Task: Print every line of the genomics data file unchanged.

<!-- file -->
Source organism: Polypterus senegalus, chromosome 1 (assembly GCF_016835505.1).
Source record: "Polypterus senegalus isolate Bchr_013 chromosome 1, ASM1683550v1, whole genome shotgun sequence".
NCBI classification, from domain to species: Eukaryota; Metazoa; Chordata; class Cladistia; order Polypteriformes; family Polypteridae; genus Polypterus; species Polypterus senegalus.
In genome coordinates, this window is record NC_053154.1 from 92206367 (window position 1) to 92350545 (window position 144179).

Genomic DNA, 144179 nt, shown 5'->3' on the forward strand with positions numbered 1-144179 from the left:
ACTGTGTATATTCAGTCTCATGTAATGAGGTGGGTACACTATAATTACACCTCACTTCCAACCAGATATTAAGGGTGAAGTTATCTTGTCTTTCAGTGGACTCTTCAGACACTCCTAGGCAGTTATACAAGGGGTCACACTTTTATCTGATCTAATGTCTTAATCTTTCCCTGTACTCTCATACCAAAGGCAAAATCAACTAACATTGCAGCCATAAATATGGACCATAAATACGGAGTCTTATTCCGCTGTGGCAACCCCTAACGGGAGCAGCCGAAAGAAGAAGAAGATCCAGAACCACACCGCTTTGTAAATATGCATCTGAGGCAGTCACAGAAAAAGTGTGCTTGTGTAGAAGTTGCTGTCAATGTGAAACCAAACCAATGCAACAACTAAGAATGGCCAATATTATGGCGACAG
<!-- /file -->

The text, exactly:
Source organism: Polypterus senegalus, chromosome 1 (assembly GCF_016835505.1).
Source record: "Polypterus senegalus isolate Bchr_013 chromosome 1, ASM1683550v1, whole genome shotgun sequence".
NCBI classification, from domain to species: Eukaryota; Metazoa; Chordata; class Cladistia; order Polypteriformes; family Polypteridae; genus Polypterus; species Polypterus senegalus.
In genome coordinates, this window is record NC_053154.1 from 92206367 (window position 1) to 92350545 (window position 144179).

Genomic DNA, 144179 nt, shown 5'->3' on the forward strand with positions numbered 1-144179 from the left:
ACTGTGTATATTCAGTCTCATGTAATGAGGTGGGTACACTATAATTACACCTCACTTCCAACCAGATATTAAGGGTGAAGTTATCTTGTCTTTCAGTGGACTCTTCAGACACTCCTAGGCAGTTATACAAGGGGTCACACTTTTATCTGATCTAATGTCTTAATCTTTCCCTGTACTCTCATACCAAAGGCAAAATCAACTAACATTGCAGCCATAAATATGGACCATAAATACGGAGTCTTATTCCGCTGTGGCAACCCCTAACGGGAGCAGCCGAAAGAAGAAGAAGATCCAGAACCACACCGCTTTGTAAATATGCATCTGAGGCAGTCACAGAAAAAGTGTGCTTGTGTAGAAGTTGCTGTCAATGTGAAACCAAACCAATGCAACAACTAAGAATGGCCAATATTATGGCGACAG